We have seen in various posts since March 4 that a new political reality has emerged in Latin America and the Caribbean, defined by rejection of US-directed integration and by the formulation of an alternative integration from below, with its most recent expression being the Declaration of Havana emitted by the 33 governments of CELAC on January 29, 2014. The process of Latin American union and integration can be seen as an effort by the neocolonized peoples and nations to by-pass existing exploitative structures of the core-peripheral relation and to gradually replace them, step-by-step, with alternative structures for relations among nations, shaped by complementary and mutually beneficial intraregional commercial and social accords. The formation of the Bank of the South seeks to provide a financial foundation for this alternative project, undermining financial penetration of the region and the control of the region by transnational banks and international financial institutions.
In conjunction with this step-by-step process of establishing alternative commercial and social relations among nations and alternative financial institutions, the new Latin American political process is proclaiming the fundamental principles and values for an alternative world-system: the protection of the social and economic rights of all persons, including the rights to a decent standard of living, housing, nutrition, education, and health; respect for the sovereignty of all nations, even those that are not wealthy or powerful; and the development of forms of production and distribution that are ecologically sustainable. Thus there exist in embryo the commercial, social, financial and ideological components of an alternative more just and democratic world-system.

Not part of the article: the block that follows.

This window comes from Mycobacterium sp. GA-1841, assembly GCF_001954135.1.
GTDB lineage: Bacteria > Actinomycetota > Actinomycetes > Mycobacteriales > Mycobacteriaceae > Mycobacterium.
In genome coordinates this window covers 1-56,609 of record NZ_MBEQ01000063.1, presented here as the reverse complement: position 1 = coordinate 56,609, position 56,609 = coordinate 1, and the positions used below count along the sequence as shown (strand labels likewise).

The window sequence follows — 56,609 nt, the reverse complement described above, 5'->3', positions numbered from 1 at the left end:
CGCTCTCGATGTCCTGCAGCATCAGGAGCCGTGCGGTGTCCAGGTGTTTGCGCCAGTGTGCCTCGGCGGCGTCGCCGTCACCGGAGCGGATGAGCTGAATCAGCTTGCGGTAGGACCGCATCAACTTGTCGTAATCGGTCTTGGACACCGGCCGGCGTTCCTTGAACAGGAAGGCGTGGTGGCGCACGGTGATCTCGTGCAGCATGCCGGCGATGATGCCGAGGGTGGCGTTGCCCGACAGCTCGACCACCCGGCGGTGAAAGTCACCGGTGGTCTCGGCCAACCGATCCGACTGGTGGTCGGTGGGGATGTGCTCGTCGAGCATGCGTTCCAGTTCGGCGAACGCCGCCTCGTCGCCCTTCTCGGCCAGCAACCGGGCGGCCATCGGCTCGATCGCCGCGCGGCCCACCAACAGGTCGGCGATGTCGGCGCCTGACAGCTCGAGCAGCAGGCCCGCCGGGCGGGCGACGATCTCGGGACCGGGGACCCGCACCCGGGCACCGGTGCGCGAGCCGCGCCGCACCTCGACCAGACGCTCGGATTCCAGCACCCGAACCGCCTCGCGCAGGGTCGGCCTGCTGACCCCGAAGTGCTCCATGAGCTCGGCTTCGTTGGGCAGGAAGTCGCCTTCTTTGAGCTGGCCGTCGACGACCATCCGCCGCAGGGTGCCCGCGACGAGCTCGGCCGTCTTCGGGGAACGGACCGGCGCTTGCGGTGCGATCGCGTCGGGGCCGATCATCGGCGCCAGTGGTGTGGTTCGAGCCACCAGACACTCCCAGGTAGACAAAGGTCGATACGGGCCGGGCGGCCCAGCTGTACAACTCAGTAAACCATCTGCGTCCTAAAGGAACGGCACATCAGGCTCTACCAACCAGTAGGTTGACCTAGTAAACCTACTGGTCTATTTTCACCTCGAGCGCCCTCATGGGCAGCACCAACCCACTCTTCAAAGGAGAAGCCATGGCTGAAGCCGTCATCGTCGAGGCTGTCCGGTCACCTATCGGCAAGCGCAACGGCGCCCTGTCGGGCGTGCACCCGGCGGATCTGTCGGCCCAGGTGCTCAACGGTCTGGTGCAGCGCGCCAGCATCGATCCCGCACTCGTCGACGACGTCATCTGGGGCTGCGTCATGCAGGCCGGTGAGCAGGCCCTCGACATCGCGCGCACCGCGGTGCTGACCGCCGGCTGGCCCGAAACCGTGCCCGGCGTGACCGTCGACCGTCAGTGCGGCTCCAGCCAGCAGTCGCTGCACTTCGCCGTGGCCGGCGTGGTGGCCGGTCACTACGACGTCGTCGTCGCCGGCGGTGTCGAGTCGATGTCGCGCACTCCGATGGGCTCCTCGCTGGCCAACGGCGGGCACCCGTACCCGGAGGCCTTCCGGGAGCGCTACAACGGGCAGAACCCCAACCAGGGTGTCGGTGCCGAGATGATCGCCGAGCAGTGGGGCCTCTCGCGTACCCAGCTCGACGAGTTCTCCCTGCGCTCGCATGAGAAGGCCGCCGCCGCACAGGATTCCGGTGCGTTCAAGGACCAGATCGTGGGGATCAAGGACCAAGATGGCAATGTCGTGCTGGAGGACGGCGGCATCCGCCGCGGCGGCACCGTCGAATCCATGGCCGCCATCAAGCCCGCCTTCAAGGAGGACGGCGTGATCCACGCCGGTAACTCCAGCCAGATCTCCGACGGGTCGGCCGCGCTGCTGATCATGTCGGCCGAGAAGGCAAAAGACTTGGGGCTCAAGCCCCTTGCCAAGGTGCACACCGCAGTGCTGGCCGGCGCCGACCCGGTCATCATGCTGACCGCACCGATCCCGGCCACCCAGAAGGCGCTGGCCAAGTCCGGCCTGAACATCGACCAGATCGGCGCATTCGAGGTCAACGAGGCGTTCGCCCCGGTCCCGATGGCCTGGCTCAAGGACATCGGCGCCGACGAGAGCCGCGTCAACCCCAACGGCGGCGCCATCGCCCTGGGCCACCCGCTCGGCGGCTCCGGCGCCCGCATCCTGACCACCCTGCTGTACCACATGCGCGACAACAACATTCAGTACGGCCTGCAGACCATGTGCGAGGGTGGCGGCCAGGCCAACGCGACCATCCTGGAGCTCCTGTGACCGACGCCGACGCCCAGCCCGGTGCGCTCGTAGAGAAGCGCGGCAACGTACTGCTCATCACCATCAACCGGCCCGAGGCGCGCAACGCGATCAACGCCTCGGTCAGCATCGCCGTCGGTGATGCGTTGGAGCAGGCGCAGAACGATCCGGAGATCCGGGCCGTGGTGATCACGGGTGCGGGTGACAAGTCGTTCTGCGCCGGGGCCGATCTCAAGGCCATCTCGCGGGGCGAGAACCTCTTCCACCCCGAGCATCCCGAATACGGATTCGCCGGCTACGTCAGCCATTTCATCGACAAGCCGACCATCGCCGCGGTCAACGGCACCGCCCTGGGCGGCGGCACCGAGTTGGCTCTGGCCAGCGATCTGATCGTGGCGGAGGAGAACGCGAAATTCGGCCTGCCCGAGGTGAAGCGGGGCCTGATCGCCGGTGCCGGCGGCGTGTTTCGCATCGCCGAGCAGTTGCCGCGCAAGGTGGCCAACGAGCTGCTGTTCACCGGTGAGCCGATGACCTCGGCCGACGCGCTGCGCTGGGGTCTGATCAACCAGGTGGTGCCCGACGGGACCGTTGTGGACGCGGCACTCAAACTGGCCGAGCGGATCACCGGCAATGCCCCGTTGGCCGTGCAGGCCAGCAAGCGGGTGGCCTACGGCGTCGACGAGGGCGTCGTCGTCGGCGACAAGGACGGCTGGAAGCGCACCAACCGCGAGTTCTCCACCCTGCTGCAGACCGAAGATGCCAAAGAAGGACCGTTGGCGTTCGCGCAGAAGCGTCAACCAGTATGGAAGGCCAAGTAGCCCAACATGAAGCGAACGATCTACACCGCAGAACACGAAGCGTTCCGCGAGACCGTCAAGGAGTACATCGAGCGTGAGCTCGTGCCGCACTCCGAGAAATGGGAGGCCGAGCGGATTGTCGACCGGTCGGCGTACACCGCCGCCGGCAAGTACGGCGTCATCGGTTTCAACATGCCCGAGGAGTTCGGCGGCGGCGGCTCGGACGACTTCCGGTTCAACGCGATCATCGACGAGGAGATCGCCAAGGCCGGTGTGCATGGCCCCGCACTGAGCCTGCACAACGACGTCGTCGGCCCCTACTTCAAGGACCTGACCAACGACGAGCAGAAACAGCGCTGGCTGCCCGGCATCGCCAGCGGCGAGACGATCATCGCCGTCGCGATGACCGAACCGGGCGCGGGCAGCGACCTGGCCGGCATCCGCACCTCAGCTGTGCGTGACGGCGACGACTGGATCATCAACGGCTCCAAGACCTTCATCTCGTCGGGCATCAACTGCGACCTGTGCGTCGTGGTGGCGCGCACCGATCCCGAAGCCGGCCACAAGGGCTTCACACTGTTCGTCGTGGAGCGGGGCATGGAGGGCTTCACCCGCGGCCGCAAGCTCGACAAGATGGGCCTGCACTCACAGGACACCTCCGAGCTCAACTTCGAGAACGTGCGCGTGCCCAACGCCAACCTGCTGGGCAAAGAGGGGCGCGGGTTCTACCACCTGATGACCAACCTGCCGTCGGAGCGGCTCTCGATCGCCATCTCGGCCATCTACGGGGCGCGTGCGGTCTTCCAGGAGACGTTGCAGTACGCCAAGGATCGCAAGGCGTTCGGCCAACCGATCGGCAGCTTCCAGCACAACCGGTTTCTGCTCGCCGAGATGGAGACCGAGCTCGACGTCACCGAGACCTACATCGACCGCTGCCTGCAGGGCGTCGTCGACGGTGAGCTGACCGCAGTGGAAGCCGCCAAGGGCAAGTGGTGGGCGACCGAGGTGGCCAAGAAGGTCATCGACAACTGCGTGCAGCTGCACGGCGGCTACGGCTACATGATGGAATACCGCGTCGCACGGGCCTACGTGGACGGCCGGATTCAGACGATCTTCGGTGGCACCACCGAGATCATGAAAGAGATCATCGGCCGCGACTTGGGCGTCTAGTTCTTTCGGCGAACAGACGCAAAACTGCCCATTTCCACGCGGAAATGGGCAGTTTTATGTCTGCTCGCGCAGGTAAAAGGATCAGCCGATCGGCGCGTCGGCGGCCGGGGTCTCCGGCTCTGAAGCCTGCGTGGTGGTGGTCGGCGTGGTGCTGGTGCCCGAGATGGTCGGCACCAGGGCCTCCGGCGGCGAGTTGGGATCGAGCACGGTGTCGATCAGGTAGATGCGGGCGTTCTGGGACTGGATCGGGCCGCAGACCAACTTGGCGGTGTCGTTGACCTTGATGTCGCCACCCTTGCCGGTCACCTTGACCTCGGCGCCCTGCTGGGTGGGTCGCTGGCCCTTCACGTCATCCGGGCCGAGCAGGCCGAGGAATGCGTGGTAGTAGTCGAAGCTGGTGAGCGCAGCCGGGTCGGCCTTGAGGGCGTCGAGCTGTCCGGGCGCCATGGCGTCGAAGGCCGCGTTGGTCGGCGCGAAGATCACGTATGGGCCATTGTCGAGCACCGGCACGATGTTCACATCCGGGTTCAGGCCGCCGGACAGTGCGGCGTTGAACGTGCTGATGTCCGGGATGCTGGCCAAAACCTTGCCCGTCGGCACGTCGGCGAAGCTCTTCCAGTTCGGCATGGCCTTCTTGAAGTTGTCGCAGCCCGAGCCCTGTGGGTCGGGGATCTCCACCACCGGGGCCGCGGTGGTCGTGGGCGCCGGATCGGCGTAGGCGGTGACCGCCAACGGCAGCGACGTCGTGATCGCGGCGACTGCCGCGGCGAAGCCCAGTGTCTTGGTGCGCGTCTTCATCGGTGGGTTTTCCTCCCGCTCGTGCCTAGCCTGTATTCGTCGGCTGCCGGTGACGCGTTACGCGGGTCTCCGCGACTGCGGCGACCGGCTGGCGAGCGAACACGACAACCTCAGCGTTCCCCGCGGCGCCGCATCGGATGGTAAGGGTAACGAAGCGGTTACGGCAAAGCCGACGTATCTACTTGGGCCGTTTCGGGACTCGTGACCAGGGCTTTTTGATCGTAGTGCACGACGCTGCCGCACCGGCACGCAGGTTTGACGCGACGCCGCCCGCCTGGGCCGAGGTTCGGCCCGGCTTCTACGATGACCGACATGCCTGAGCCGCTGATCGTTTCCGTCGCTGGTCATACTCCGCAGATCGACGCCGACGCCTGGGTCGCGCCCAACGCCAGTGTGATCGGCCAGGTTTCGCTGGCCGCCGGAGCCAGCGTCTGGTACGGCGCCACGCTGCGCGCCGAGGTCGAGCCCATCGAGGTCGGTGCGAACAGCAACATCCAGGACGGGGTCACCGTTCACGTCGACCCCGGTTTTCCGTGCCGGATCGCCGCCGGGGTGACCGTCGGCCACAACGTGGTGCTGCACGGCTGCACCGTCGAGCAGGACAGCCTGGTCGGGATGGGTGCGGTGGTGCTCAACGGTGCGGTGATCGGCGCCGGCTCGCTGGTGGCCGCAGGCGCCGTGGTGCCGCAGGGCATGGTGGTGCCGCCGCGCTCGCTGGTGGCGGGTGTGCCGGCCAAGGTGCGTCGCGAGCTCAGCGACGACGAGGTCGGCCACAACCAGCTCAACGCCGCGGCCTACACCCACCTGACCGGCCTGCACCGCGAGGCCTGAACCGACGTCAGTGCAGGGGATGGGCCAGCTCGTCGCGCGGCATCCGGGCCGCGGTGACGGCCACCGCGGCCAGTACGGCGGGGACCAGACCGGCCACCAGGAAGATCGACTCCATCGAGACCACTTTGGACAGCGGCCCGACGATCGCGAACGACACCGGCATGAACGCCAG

Do these developments mean that we are in a change of epoch, involving a transition from a world-system with a logic of domination and superexploitation to a world-system with a logic of equality, solidarity, and sustainability? It has been so named by Ecuadorian President Rafael Correa, when he observed that we are not in an epoch of change, but in a change of epoch. In the same vein, Hugo Chávez proclaimed that the Bolivarian Revolution in Venezuela is constructing “Socialism for the XXI Century,” a socialism different from the socialisms of the twentieth century, “a socialism renewed for the new era, for the XXI century” (Chávez 2006:193). And this notion of socialism for our era has been invoked as well by Correa and Bolivian President Evo Morales.
As early as 1982, Immanuel Wallerstein maintained that the world-system has entered a structural and fundamental crisis and was in transition to something else, possibly, on the one hand, a world-system with a new logic of domination, or on the other hand, a socialist world order and/or a new civilizational project (Wallerstein 1982:11, 51-53). Can we interpret the process of change in Latin America as the emergence of an alternative civilizational and socialist project that Wallerstein imagined more than thirty years ago as a possibility?